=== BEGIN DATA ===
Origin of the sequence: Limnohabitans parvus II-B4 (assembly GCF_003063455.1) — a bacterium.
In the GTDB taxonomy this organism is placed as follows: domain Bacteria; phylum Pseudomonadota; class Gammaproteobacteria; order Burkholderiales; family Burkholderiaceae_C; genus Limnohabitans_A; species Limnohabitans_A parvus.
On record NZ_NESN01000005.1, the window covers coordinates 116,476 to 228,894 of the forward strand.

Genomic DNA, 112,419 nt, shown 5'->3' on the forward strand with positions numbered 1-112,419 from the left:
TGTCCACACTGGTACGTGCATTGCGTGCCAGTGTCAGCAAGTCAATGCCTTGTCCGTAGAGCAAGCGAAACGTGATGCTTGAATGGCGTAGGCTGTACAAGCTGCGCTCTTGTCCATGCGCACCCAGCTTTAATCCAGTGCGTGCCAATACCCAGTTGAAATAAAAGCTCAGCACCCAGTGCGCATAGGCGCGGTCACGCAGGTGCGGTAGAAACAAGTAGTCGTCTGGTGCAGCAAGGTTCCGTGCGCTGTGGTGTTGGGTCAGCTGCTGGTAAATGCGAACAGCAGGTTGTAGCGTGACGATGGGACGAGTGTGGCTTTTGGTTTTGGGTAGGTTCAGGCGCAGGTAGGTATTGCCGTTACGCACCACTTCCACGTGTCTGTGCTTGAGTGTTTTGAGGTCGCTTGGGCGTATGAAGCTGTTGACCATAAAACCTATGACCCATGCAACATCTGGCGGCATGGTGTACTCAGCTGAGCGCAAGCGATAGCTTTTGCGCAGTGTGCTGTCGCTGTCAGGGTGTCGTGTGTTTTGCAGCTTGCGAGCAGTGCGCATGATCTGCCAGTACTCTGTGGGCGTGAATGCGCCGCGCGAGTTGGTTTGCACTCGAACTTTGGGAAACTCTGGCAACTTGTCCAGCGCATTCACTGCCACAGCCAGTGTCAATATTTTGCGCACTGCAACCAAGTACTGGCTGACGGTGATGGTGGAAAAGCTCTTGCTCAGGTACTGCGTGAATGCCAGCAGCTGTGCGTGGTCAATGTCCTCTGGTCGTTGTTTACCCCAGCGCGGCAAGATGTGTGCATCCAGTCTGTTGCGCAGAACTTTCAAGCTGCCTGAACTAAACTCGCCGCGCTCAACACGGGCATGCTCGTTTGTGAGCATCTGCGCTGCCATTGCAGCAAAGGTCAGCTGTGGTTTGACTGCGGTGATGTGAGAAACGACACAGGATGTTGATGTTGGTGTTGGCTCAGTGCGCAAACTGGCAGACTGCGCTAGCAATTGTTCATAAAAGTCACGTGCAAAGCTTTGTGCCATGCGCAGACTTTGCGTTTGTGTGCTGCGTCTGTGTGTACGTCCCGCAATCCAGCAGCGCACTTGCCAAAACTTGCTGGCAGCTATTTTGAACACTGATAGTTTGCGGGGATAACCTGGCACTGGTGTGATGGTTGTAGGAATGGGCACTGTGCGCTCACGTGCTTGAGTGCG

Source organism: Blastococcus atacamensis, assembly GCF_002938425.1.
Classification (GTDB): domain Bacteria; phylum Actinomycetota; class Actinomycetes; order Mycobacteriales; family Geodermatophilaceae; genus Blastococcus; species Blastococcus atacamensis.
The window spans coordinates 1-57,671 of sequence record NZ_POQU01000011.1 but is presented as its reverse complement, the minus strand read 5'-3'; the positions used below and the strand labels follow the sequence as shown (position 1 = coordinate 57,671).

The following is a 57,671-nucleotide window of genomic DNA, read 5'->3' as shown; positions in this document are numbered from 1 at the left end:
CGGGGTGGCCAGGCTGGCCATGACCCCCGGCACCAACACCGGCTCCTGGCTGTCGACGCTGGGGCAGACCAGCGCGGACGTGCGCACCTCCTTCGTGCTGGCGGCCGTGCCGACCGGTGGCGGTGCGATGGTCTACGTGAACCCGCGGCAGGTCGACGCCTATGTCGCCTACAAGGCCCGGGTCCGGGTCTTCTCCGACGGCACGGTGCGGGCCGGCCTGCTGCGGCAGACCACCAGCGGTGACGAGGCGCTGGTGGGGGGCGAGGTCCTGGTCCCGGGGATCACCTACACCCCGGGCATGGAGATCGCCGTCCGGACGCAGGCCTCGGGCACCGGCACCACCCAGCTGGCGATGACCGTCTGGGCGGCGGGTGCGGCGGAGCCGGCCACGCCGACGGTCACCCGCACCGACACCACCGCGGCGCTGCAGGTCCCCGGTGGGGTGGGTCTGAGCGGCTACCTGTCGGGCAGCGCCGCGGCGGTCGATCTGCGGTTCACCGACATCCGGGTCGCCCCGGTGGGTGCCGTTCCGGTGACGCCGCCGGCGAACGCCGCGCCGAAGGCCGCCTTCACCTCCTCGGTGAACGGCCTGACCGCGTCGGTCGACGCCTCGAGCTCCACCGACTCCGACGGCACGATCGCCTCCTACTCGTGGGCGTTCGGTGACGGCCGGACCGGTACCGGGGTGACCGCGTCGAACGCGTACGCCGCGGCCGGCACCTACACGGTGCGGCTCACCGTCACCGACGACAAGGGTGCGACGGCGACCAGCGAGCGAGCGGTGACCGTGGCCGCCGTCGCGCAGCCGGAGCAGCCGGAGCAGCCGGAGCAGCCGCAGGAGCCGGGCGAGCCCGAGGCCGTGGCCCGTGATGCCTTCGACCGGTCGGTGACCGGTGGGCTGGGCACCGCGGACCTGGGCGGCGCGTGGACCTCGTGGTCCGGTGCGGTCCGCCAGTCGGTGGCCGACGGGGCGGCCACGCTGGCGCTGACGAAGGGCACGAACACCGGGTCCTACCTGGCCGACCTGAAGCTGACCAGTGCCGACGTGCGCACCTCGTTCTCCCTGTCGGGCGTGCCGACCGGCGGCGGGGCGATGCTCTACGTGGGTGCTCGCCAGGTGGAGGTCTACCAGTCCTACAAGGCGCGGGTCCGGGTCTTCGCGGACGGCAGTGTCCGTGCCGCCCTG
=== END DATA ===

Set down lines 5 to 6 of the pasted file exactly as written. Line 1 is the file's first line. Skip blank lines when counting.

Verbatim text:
TGTCCACACTGGTACGTGCATTGCGTGCCAGTGTCAGCAAGTCAATGCCTTGTCCGTAGAGCAAGCGAAACGTGATGCTTGAATGGCGTAGGCTGTACAAGCTGCGCTCTTGTCCATGCGCACCCAGCTTTAATCCAGTGCGTGCCAATACCCAGTTGAAATAAAAGCTCAGCACCCAGTGCGCATAGGCGCGGTCACGCAGGTGCGGTAGAAACAAGTAGTCGTCTGGTGCAGCAAGGTTCCGTGCGCTGTGGTGTTGGGTCAGCTGCTGGTAAATGCGAACAGCAGGTTGTAGCGTGACGATGGGACGAGTGTGGCTTTTGGTTTTGGGTAGGTTCAGGCGCAGGTAGGTATTGCCGTTACGCACCACTTCCACGTGTCTGTGCTTGAGTGTTTTGAGGTCGCTTGGGCGTATGAAGCTGTTGACCATAAAACCTATGACCCATGCAACATCTGGCGGCATGGTGTACTCAGCTGAGCGCAAGCGATAGCTTTTGCGCAGTGTGCTGTCGCTGTCAGGGTGTCGTGTGTTTTGCAGCTTGCGAGCAGTGCGCATGATCTGCCAGTACTCTGTGGGCGTGAATGCGCCGCGCGAGTTGGTTTGCACTCGAACTTTGGGAAACTCTGGCAACTTGTCCAGCGCATTCACTGCCACAGCCAGTGTCAATATTTTGCGCACTGCAACCAAGTACTGGCTGACGGTGATGGTGGAAAAGCTCTTGCTCAGGTACTGCGTGAATGCCAGCAGCTGTGCGTGGTCAATGTCCTCTGGTCGTTGTTTACCCCAGCGCGGCAAGATGTGTGCATCCAGTCTGTTGCGCAGAACTTTCAAGCTGCCTGAACTAAACTCGCCGCGCTCAACACGGGCATGCTCGTTTGTGAGCATCTGCGCTGCCATTGCAGCAAAGGTCAGCTGTGGTTTGACTGCGGTGATGTGAGAAACGACACAGGATGTTGATGTTGGTGTTGGCTCAGTGCGCAAACTGGCAGACTGCGCTAGCAATTGTTCATAAAAGTCACGTGCAAAGCTTTGTGCCATGCGCAGACTTTGCGTTTGTGTGCTGCGTCTGTGTGTACGTCCCGCAATCCAGCAGCGCACTTGCCAAAACTTGCTGGCAGCTATTTTGAACACTGATAGTTTGCGGGGATAACCTGGCACTGGTGTGATGGTTGTAGGAATGGGCACTGTGCGCTCACGTGCTTGAGTGCG

Source organism: Blastococcus atacamensis, assembly GCF_002938425.1.